CAIRO (Reuters) - Arabs showed little sympathy for Saddam Hussein as he went on trial on Wednesday but many said the court trying the toppled Iraqi leader would not give him a fair hearing because it was set up under U.S. occupation.
"Everyone knows that the trial is an American game, but the truth must come out," said Mohammad Abdullah Majrashi, a 56-year-old retired government employee in Jeddah, Saudi Arabia.
Saddam is being tried by the Iraqi Special Tribunal, charged with crimes against humanity for his role in killing more than 140 people in the village of Dujail after an assassination attempt more than two decades ago. Seven other members of his Baath Party are also being tried.
"The people do not like Saddam. He should be tried because he oppressed his people. But this an American process," said bookshop employee Mohamed Mahmoud, 27, in downtown Cairo.
Qatari graphic designer Lulwa al-Qadi said: "I believe Saddam should be tried, but I am certain he will not have a fair trial. It is a case for Iraqis to try, but I feel his fate has already been decided."
The tribunal was set up after Saddam's capture in 2003 while U.S. forces were formally occupying Iraq. International rights groups have queried the tribunal's impartiality and some Arabs believe the verdict has already been fixed.
The pan-Arab daily al-Hayat printed a cartoon showing Saddam before the tribunal seated in an electric chair plugged into the power socket and with a note attached reading: "A present from President Bush."
Most Arabs vigorously opposed President George W. Bush's decision to invade Iraq in 2003 and remain suspicious of U.S. intentions in Iraq and the region. Some question whether the Iraqi government can really be independent when U.S. forces are still in the country.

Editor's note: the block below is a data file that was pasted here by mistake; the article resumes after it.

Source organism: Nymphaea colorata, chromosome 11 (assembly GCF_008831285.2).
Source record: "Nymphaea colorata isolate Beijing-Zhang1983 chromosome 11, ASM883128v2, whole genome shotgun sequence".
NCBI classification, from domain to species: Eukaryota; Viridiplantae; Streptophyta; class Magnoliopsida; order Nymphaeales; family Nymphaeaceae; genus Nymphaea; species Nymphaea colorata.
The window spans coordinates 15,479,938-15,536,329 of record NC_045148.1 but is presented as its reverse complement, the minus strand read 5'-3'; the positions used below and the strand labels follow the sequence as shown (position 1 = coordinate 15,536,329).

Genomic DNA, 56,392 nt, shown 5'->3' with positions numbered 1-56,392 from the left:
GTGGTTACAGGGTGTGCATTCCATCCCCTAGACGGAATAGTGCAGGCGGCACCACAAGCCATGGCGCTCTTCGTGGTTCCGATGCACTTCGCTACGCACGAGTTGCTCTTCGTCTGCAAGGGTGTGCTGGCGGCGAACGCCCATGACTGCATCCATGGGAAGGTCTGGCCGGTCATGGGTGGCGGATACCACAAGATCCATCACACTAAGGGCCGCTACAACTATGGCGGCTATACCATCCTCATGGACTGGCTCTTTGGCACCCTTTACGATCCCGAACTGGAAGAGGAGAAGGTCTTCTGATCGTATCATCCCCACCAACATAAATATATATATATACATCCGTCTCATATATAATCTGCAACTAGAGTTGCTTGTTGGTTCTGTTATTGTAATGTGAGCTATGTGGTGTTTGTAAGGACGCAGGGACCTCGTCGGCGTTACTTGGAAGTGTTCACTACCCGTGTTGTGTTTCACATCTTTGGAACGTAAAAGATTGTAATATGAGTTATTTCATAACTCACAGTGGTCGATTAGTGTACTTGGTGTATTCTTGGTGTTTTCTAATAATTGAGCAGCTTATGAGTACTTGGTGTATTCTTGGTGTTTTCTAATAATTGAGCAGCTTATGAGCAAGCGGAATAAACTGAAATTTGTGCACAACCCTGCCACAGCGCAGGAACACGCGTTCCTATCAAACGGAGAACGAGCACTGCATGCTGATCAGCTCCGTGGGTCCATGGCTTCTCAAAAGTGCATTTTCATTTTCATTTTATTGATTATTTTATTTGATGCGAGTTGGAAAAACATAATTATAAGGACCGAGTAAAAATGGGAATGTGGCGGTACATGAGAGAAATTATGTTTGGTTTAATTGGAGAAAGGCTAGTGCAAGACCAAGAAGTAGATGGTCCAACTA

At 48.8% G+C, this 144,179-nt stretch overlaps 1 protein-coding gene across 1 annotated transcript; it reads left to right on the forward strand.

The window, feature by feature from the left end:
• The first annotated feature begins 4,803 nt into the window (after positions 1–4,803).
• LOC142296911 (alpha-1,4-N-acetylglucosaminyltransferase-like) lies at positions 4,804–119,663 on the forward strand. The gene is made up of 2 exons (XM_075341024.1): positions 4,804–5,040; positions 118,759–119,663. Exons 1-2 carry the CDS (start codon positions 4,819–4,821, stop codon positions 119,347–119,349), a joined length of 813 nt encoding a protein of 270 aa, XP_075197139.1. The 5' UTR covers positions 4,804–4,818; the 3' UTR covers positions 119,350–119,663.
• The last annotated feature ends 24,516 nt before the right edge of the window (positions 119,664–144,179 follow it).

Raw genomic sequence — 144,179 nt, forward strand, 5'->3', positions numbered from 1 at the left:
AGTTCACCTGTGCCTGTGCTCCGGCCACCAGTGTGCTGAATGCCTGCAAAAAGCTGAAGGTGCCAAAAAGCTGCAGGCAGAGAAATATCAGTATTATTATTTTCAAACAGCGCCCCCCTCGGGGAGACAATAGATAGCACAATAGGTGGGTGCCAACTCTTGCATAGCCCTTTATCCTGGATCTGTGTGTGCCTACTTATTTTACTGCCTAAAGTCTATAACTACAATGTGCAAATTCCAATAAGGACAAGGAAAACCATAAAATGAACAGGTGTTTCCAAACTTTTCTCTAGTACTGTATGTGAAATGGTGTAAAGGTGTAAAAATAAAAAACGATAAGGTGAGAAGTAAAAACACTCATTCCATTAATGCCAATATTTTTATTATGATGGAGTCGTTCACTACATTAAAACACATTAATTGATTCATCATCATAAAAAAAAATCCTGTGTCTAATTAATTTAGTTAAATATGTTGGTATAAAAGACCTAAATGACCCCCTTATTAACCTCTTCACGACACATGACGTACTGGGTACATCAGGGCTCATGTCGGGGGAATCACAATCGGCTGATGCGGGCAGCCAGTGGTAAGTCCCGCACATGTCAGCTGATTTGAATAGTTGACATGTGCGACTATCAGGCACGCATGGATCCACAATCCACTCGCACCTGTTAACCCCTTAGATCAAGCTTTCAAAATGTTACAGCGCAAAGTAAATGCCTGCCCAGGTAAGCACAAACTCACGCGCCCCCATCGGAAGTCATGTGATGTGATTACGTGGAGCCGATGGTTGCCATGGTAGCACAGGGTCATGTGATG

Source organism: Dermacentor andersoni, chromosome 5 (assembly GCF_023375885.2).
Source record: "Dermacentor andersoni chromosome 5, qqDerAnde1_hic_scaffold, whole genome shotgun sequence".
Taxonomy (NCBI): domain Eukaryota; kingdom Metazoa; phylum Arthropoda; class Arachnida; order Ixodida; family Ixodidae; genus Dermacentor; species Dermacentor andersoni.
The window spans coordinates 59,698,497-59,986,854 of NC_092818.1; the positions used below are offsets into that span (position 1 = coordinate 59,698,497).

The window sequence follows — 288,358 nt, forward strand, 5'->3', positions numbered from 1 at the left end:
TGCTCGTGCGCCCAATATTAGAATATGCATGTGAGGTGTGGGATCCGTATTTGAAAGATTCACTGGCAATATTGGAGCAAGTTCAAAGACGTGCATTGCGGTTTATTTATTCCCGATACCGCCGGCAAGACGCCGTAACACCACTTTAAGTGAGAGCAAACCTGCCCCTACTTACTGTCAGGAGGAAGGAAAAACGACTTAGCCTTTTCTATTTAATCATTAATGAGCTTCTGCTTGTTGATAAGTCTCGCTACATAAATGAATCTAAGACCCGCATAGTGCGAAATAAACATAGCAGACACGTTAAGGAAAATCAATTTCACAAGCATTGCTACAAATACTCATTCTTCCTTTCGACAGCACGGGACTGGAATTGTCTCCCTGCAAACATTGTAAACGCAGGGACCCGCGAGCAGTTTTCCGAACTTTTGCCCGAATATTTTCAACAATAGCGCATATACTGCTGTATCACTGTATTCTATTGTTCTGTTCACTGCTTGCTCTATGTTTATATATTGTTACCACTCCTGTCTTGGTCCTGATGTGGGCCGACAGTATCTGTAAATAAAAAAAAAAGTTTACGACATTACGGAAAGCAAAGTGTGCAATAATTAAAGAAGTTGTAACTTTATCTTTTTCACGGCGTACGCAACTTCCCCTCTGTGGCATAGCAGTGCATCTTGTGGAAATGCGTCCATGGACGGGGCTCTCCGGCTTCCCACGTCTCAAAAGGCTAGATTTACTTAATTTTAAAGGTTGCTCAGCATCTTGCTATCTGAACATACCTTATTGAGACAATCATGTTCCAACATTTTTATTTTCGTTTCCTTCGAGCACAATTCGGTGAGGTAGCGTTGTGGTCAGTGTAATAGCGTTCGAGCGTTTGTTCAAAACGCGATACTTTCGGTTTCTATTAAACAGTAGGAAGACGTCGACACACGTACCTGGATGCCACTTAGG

"This is an illegitimate trial because the Americans have occupied Iraq, a Muslim country. Bush should be the one in Saddam's chair," said Hassan Nasser, 33-year-old Lebanese man, who works in the Internet industry.
"There is a sense and a conviction that what is going on inside Iraq, including the trial of Saddam, is the result of an illegal occupation ... imposed on Iraq by the Americans," said Egyptian political analyst Mohamed al-Sayed Said.
Nevertheless, some in the region say the trial could send a message about accountability to other leaders in the Arab world, where many presidents and ruling families have governed for decades with few, if any, democratic credentials.
"It's an important step for justice when we get to the day when all those who massacred their people would get their punishment. It's a lesson for all the Arab leaders," said George Estfan, a 45-year-old Lebanese architect.
"Saddam committed many crimes but all the Arab states helped him," said Haitham Nabil, 31, an Egyptian Internet shop manager. "It's the Iraqis' right to put him on trial but not the Americans'."
For many Kuwaitis, Saddam's trial has been eagerly awaited since 1990, when Saddam ordered his troops into the small Arab state and occupied it for seven months.
"I am ecstatic for the start of the trial of the tyrant Saddam Hussein and for witnessing earthly justice taking place before heavenly justice," Abdulrahman al-Humaidan, head of Kuwait's Lawyers Association, told the daily al-Rai al-Aam.
And there was similar anticipation in non-Arab Iran, which fought a bloody eight-year war with Iraq in the 1990s.
"I have always dreamed about today. I wish they could have let me kill Saddam with my own hands. My brother was a 19-year-old soldier, when killed by Iraqis," said 53-year-old Iranian Zohreh Zarandi.
(With additional reporting by Tom Perry and Mohammed Abbas in Egypt, Dominic Evans in Saudi Arabia, Parisa Hafez in Iran, Ayat Basma in Lebanon, Yara Bayoumy and Miral Fahmy in the United Arab Emirates, Odai Sirri in Qatar, Haitham Haddadin and Mahmoud Harbi in Kuwait)
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